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IBD Mapping Uncovers Haplotype with Large Effect on Height in Hispanics and Latinos

COLD SPRING HARBOR, NY (GenomeWeb) – By delving into patient data, researchers in New York City have identified a haplotype that greatly affects height.

At the Biology of Genomes meeting yesterday, Eimear Kenny, an assistant professor at the Icahn School of Medicine at Mount Sinai, described how she and her colleagues drew on data housed in the BioMe biobank to examine patterns of ancestry and map trait-associated loci, like height.

The BioMe bank is an opt-in biobank started at Mount Sinai in 2007 that currently houses data from some 30,000 patients mostly living in northern Manhattan, she said. It includes not only data from linked electronic health records alongside genetic data from genotyping chips, whole-exome sequencing, and whole-genome sequencing, but also information regarding self-reported ancestry, family history, and socioeconomic status.

The patients included in the bank represent a swathe of ancestral backgrounds, Kenny noted, and as 35 percent were not born in the US and 64 percent have grandparents born outside the US, it includes a number of diaspora populations. More than a third of patients whose data are included in the biobank are African American, 29 percent are from the Caribbean, 13 percent have an Ashkenazi Jewish background, and 10 percent have Central or South American ancestry.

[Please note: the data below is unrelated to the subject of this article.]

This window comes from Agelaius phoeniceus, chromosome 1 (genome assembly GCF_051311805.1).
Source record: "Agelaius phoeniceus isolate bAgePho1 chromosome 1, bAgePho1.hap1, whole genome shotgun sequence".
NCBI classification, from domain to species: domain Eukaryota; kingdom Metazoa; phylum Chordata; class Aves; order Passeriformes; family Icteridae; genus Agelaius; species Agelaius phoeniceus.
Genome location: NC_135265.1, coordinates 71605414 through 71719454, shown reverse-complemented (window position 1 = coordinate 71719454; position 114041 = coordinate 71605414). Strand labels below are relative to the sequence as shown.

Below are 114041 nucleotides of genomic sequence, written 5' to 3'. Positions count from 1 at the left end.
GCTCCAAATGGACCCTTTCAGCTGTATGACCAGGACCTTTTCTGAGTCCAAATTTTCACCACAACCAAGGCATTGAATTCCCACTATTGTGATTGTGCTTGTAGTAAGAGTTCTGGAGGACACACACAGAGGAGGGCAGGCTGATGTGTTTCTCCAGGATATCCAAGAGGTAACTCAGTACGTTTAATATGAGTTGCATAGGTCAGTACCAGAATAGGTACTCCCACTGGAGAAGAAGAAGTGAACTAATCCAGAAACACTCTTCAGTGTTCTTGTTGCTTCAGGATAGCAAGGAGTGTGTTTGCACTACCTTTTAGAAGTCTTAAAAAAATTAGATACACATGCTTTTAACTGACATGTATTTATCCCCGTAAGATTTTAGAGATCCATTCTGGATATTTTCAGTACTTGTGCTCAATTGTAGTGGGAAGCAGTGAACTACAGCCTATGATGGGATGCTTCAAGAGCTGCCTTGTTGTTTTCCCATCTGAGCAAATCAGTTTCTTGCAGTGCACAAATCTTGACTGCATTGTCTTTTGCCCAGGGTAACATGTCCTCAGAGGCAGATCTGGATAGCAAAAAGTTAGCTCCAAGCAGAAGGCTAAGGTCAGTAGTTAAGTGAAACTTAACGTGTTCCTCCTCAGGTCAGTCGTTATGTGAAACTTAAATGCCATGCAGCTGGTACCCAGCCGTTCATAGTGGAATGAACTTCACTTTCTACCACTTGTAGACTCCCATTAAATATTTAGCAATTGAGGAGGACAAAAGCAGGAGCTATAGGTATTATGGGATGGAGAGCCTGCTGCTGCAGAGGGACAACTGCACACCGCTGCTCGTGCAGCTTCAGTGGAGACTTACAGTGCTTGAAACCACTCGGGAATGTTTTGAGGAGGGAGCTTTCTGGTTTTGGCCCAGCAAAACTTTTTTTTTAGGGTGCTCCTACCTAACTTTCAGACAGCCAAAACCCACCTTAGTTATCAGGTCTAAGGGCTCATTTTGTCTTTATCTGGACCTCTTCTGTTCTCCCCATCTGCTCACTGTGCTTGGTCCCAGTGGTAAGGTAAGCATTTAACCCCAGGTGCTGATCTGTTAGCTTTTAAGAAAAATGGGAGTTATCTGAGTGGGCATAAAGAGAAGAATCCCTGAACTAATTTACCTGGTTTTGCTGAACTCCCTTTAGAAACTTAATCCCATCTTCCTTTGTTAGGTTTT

"Population diversity in large urban populations can be really broad," Kenny said, noting that census categories don't often capture that diversity. But, she added, "genetics can reveal fine-scale populations."

Hispanic and Latino individuals included in this data have varying degrees of European, Native American, and African ancestry. They also have a high degree of cryptic relatedness and identity-by-descent or long-range genomic tract sharing, Kenny reported, though not to the extent seen in Ashkenazi Jewish populations.

This, she added, provides an opportunity to examine population-based linkage.

Kenny noted that there is about a 2-inch difference in the height between people descended from Afro-Caribbean populations and those from South American populations, with the Afro-Caribbean population being the taller of the two — though Kenny noted this was a trend and didn't reach significance.

Though a genome-wide association study examining height in these populations had no signals reaching significance, a genome-wide haplotype association study based on IBD haplotypes did tease out loci related to height. The strongest signal was located at 9q31.3/9q32, Kenny said, noting that it was validated using a separate platform.

Additionally, this signal is linked to a strong difference in height. According to Kenny, the researchers identified a haplotype conferring short stature — a difference of some six to 10 inches.

These signals were shared, she added, among unrelated individuals. However, she noted that the haplotypes were enriched for local Native-American ancestry. She hypothesized that this version of the haplotype could be traced to Afro-Caribbean populations from Puerto Rico and the Dominican Republic.

This finding, she said, indicates that an IBD mapping approach can be used to reveal genetic architecture and uncover variants that aren't captured elsewhere.